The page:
Yesterday Better Burque discussed the continuing saga of driving, cycling and parking along Campus Boulevard in Nob Hill. Today, let’s look at the east end of Campus. Namely, here:
Campus & Carlisle looking eastbound uphill. Pretty safe to say, NOBODY likes this intersection. Neither cyclists, walkers, nor drivers. Yeah, the driver of the black pickup here is parking in the previously discussed bike lane that isn’t (and about four feet from the intersection, we might add), but that’s not why everybody hates this intersection.
For those BB readers who don’t regularly ride/walk/drive this nasty thing, let’s bird’s eye to find out why it makes many of us nervous just looking at the photo above:
While the bird’s eye doesn’t capture the added “feature” of grade (hill) coming north down Carlisle, this view illustrates many “features” that, for lack of a professional civil engineering term, suck. You’ve got curves, blind spots, significant traffic in many directions, and the aforementioned hill, but what you’ve got more than anything else is Central Avenue a grand total of 150 feet from Campus Blvd. (I measured it).
Whose stupid idea was it to put Campus Blvd. 150 feet from Central at Carlisle?
We’ll get back to that in a second, but first, how are we going to fix this intersection? I’ll wait for an answer. I don’t mind staying “on hold.” I don’t mind waiting a very, very long time, because hearing a truly workable solution to this problem ranks right up there with Middle East Peace and finding stray socks: It’s a very difficult problem. And I’ll be the very first to admit that I don’t have a solution. I’m all ears and popcorn waiting to hear that solution. Seriously.
You can tell how difficult the problem is, indirectly, from looking at the build-out for Albuquerque Rapid Transit and the new iteration of the Silver Bike Boulevard. A.R.T. addresses the problem of Campus & Carlisle by not addressing it at all, to my knowledge. Meanwhile, the tricky offset intersection of Silver at Carlisle, only 200 feet from Central (I measured it), was made better for cyclists and walkers by using a median turn lane to create a cycle track and small raised pedestrian refuge.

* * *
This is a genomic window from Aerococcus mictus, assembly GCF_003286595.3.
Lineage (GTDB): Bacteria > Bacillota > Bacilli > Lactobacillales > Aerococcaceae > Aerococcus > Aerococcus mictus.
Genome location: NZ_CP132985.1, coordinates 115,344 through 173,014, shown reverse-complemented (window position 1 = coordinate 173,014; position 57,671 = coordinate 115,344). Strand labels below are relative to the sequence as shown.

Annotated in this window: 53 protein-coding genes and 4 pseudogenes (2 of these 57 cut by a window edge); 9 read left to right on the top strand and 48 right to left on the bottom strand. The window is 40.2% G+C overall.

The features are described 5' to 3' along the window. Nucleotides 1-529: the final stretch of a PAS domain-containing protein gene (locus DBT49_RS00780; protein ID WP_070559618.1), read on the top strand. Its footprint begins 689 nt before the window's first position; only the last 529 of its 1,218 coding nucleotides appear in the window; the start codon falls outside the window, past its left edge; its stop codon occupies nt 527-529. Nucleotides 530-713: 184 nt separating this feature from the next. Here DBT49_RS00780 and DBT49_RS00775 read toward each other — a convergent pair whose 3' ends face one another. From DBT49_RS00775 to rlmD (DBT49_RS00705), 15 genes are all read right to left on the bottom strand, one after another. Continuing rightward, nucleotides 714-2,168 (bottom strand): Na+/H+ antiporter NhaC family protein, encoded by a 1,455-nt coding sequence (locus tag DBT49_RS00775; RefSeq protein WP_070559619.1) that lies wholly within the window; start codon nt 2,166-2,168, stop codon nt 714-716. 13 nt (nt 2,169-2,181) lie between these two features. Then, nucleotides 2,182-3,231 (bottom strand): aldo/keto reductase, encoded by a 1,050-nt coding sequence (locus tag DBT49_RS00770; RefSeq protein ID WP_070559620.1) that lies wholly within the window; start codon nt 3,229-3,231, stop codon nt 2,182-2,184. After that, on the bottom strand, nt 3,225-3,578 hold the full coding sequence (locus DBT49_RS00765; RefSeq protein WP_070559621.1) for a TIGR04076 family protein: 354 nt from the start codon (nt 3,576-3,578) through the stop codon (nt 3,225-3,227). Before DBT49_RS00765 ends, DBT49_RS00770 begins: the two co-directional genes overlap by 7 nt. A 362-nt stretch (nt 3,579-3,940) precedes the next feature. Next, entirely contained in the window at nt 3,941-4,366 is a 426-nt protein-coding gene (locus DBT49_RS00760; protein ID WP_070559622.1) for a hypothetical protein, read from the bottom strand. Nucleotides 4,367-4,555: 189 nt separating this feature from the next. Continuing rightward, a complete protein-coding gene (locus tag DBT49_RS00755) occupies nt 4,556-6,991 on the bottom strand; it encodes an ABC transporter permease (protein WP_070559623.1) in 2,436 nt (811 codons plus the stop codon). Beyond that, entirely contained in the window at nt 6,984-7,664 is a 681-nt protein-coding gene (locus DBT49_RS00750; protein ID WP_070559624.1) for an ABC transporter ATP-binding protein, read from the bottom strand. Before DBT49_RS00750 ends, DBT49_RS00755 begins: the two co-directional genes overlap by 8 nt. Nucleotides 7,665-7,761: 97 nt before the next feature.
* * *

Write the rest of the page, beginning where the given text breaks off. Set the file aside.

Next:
Campus & Carlisle is still untouched, much like it was way back in 1934. And now it’s time for that history lesson and why anybody was “stupid” enough to put Campus & Carlisle so close to Central Avenue.
This is Nob Hill and environs in 1934.
- Can you spot Campus & Carlisle on this map?
- Notice that Copper (Campus extended east) simply ends at what appears to be Washington? And that this is the northern terminus of Washington?
- Notice that Carlisle turns into a dirt road (dashed double lines) north of what I believe is Lomas?
- Notice the city limits line?
- Notice the little dots that represent houses/businesses, and that there are just about zero houses and businesses on the “new” streets built east and south of Campus & Carlisle?
Here’s another way of looking at it:
Above is a screen grab photo circa-1939 from the Nob Hill Main Street website of Central Avenue east of the Lobo Theatre (camera roughly at Bryn Mawr, perhaps). Keep in mind that Central was only known as “U.S. Highway 366” on that previous 1934 map, before becoming part of famed Route 66 in 1937.